As global M&A transactions continue to boom many forecast that 2021 will be a record setting year, bypassing the US$4.1 trillion in transaction amount set in 2007 and reaching the US$5 trillion or higher by the year end.
The contributing factors and threats to this phenomenon are numerous, complex, and intricately intertwined. What seems clear though is a simple idea that when there are more deals, the expectation is that there will be more disputes arising out of these transactions. More importantly, certain contemporaneous market developments may add challenges to the transactions and generate disagreements among the parties throughout the deal cycle.
First, continuing business disruption (e.g. supply chain interruption) can bring about a significant change to the target’s latest accounts or present a challenge in the projection of future performance. The target may not look like what the buyer thought it was buying at signing. The buyer may want to walk away (or renegotiate) if they believe the target suffered a detrimental impact from certain events, or that the seller failed to operate the target in the ordinary course after signing. Addressing these matters in dispute will involve examination of the drivers of the target’s performance, establishing the causal relationship between the key events and the target’s performance, and quantification of the impact of such events on the value of the target.
Second, shortened deal cycles and appetite for riskier investments may impose a constraint on complete and thorough due diligence, which may also have been exacerbated by the restriction on onsite inspections during the pandemic. Information asymmetry is inherent at this stage and the seller, seeking the best possible terms in a compressed timetable, may fail to disclose all material business information whether intended or not. As a result, non-disclosure of important price relevant information may become the focus of dispute, with the buyer arguing that they would not have entered into the deal had they known what they found out after closing. Resolving these issues will involve an evaluation of the economic significance to the target of such non-disclosed information, and an analysis of the amount by which the non-disclosed information impacted the valuation, and hence pricing.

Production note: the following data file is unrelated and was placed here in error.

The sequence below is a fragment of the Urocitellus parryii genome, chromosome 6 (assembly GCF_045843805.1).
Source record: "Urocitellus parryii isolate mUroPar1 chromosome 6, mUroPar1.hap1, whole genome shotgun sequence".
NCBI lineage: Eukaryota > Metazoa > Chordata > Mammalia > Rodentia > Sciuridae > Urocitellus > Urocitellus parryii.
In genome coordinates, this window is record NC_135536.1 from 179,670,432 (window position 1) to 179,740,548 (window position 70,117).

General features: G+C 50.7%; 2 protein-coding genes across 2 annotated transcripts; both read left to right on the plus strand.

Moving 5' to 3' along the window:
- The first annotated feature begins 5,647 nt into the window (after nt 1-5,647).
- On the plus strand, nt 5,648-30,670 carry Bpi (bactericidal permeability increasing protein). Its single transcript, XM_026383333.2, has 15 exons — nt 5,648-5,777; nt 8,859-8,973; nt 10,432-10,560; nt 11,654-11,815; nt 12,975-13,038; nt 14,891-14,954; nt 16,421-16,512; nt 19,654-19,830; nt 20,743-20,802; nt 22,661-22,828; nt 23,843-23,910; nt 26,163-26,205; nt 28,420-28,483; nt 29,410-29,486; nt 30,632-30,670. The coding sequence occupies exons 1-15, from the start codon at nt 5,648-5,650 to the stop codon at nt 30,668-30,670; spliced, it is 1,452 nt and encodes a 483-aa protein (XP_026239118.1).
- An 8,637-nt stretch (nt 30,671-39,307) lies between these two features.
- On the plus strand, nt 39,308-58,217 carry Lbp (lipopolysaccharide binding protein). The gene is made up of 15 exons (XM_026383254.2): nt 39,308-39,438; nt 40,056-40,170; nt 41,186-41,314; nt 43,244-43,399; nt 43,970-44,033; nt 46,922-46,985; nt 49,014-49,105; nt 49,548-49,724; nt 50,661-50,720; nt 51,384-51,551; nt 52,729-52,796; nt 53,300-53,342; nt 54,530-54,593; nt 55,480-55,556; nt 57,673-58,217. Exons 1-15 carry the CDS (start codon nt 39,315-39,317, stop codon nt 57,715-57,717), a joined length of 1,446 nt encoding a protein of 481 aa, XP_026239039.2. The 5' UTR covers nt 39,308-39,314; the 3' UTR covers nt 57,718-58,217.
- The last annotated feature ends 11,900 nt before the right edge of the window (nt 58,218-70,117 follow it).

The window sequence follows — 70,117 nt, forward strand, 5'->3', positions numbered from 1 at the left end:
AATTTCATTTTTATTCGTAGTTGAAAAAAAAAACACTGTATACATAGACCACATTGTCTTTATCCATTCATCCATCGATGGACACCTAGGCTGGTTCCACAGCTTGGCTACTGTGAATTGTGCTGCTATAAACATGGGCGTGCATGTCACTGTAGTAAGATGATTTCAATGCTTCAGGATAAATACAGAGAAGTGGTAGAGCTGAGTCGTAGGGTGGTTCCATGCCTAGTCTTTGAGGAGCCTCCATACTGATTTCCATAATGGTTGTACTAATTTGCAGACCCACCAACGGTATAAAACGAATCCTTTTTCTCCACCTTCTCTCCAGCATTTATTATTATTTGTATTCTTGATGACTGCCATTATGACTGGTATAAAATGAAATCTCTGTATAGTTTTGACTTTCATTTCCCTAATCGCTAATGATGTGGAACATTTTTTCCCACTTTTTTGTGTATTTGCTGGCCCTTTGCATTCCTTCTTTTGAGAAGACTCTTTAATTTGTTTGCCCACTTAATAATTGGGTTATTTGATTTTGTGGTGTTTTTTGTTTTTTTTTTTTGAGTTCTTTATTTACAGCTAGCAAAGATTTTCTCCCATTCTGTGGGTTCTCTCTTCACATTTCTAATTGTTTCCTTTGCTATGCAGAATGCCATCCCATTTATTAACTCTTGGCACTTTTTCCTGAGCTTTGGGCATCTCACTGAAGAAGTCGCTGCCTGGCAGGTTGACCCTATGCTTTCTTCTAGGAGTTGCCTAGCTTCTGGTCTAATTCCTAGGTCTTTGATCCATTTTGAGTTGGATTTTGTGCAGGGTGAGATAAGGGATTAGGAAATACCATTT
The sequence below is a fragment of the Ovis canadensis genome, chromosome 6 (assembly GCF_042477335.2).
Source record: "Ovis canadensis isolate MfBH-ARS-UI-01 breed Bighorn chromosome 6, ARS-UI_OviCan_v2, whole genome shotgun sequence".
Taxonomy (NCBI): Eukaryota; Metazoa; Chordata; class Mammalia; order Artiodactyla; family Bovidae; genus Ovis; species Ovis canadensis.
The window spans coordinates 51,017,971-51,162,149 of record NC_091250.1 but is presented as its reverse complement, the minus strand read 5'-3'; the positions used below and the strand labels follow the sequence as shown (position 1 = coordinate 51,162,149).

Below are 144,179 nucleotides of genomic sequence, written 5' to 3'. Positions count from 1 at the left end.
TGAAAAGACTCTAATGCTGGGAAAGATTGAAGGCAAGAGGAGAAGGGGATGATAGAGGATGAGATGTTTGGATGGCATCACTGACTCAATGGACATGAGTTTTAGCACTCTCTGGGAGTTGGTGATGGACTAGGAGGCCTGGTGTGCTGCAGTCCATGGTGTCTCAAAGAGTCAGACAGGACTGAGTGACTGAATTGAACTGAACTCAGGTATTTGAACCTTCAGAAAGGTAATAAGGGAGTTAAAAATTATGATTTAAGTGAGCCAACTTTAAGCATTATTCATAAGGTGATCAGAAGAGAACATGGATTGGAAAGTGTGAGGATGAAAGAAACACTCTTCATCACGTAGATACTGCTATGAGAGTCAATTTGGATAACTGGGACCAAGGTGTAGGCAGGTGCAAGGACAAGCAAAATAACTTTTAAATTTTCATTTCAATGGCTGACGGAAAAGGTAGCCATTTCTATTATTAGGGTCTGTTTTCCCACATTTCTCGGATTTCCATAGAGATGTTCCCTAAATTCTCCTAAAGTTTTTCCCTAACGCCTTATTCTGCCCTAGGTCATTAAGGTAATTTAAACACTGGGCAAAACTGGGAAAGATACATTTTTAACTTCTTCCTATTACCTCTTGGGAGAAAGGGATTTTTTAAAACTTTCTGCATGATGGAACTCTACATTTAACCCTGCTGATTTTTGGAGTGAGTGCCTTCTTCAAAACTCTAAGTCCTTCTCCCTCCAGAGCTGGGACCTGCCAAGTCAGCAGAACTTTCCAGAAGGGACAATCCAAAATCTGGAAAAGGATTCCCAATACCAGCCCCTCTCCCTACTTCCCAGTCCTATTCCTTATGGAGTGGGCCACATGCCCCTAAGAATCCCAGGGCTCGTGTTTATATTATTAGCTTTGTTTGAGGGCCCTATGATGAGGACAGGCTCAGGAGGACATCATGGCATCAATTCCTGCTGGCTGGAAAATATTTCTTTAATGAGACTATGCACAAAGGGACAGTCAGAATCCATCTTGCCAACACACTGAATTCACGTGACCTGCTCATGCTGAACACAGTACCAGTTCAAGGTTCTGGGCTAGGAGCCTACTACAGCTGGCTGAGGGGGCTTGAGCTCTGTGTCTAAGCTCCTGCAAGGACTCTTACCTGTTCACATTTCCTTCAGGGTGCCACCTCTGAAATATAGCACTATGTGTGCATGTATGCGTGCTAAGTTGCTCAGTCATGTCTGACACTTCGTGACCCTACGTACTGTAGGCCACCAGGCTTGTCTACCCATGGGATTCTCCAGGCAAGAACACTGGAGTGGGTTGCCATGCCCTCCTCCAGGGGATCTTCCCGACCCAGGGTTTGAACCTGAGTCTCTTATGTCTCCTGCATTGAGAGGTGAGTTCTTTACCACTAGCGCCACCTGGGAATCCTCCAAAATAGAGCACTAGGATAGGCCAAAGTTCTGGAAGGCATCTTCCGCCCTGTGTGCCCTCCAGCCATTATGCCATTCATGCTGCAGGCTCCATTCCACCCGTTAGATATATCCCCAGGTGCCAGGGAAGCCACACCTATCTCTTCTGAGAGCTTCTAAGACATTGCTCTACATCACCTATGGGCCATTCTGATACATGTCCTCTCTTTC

Third, market volatility and dividing views on the macroeconomic trends mean lack of consensus in key assumptions used in valuation. Parties’ views on the world may diverge significantly, leading to disputes around the calculation of value and reasonableness of valuation assumptions. This will put a greater emphasis on the assessment as to whether valuation methodology is appropriate and assumptions are reasonable in light of the market uncertainty and volatility.
Fourth, the market continues to evolve coupled with governments’ ongoing response to the economic and health crisis. The uncertainty in this world not only relates to the target’s business but also to the financial positions of the buyer and seller. Accordingly, disputes may arise out of the pricing mechanism employed, in particular with respect to price adjustment. The issues may include interpretation of relevant price adjustment clause, definition of metrics and calculation methods, and assessing the temporary or permanent nature of certain events in the calculation of price adjustment.
Uncertainty and volatility abound. Despite the best intentions of the parties in executing a deal, disputes may not be prevented due to unforeseen evolution of business or changes in macroeconomic landscape over the course of a transaction. As can be gleaned from the above examples, disputes in M&A involve economic, accounting, finance, or forensic aspects. For successful dispute resolution, parties should work with their counsel and dispute specialists to carefully plan out strategy and approach to seeking remedy or defense.